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Trump administration targets Putin's inner circle in new sweeping sanctions

New sanctions target Putin's inner circle
New sanctions target Putin's inner circle 03:49

President Trump's administration announced new sanctions Friday against a number of Russian officials and businesses who could benefit from the Kremlin's destabilizing activity, including some in Russian President Vladimir Putin's inner circle. The Treasury Department has designed 38 Russian individuals and entities in all.

The sanctions target a wide range of Russian activity, including the poisoning incident in the United Kingdom that the U.S. and U.K. have blamed on Russia. Those targeted by the new sanctions include Putin's body guard, son-in-law, the head of Russia's national security council and a former prime minister, CBS News' Kylie Atwood reports. The list, CBS News' Jeff Pegues reports, also includes Oleg Deripaska — former Trump campaign chairman Paul Manafort's longtime benefactor. Manafort also offered to brief Deripaska during the campaign.

Another person on the list is Alexander Torshin, who has close ties to the NRA and worked during 2016 and into 2017 to set up a meeting with Mr. Trump. He did settle for a brief meeting with Donald Trump Jr. at an NRA event, as CBS News has confirmed.  There are reports that his ties to the NRA are currently under investigation by the FBI. Torshin is a top Russian official — the State Secretary – Deputy Governor of the Central Bank of the Russian Federation.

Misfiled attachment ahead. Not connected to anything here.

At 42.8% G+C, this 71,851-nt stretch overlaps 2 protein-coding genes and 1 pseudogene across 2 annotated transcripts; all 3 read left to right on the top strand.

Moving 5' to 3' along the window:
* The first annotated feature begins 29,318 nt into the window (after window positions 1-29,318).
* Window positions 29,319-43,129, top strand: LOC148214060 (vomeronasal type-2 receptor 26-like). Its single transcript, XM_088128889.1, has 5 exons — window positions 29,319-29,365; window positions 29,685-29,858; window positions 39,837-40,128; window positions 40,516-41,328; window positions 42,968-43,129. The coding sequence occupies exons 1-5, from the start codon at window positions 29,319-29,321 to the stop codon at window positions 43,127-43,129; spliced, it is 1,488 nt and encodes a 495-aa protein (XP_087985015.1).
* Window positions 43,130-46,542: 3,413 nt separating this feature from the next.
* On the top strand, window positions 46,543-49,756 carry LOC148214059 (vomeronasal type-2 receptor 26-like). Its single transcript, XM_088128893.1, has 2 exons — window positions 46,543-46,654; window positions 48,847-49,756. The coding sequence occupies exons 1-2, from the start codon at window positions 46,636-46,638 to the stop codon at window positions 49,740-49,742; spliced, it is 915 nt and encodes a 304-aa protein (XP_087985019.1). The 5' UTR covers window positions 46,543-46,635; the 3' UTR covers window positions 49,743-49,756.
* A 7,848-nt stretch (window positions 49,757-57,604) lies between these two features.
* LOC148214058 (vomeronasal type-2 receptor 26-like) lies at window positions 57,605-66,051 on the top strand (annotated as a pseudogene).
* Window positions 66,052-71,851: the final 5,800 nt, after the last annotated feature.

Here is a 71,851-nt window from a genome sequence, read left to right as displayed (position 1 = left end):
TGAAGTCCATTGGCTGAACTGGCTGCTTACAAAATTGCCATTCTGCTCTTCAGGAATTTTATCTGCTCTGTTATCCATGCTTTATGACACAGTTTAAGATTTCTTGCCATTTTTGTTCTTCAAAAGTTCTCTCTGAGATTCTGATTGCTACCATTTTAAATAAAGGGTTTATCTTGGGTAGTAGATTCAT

As senior administration official told reporters Friday, this action will be "noticed far and wide."

"This set of designations is not in response to any single event or issue," a senior administration official told reporters Friday. "Rather, the United States is taking these actions in response to the totality of the Russian government's ongoing and increasingly brazen pattern of malign activities across the world. This includes their occupation of Crimea, instigation of violence in Eastern Ukraine, support for the Assad regime in Syria by supplying material and weaponry, and ongoing malicious cyber activities. But most importantly, this response to Russia's continued attempts to subvert Western democracies.

While the exact economic impact is unclear, the sanctions will send a signal to anyone doing business with those individuals. The list also goes heavily after energy companies and a Russian weapons trading company with longstanding and ongoing ties to Syrian President Bashar Al Assad, Atwood reports. 

The sanctions come after Mr. Trump invited Putin to the White House and said he hopes he can have a good dialogue with the Russian leader.

— CBS News' Jeff Pegues and Katiana Krawchenko contributed to this report. 

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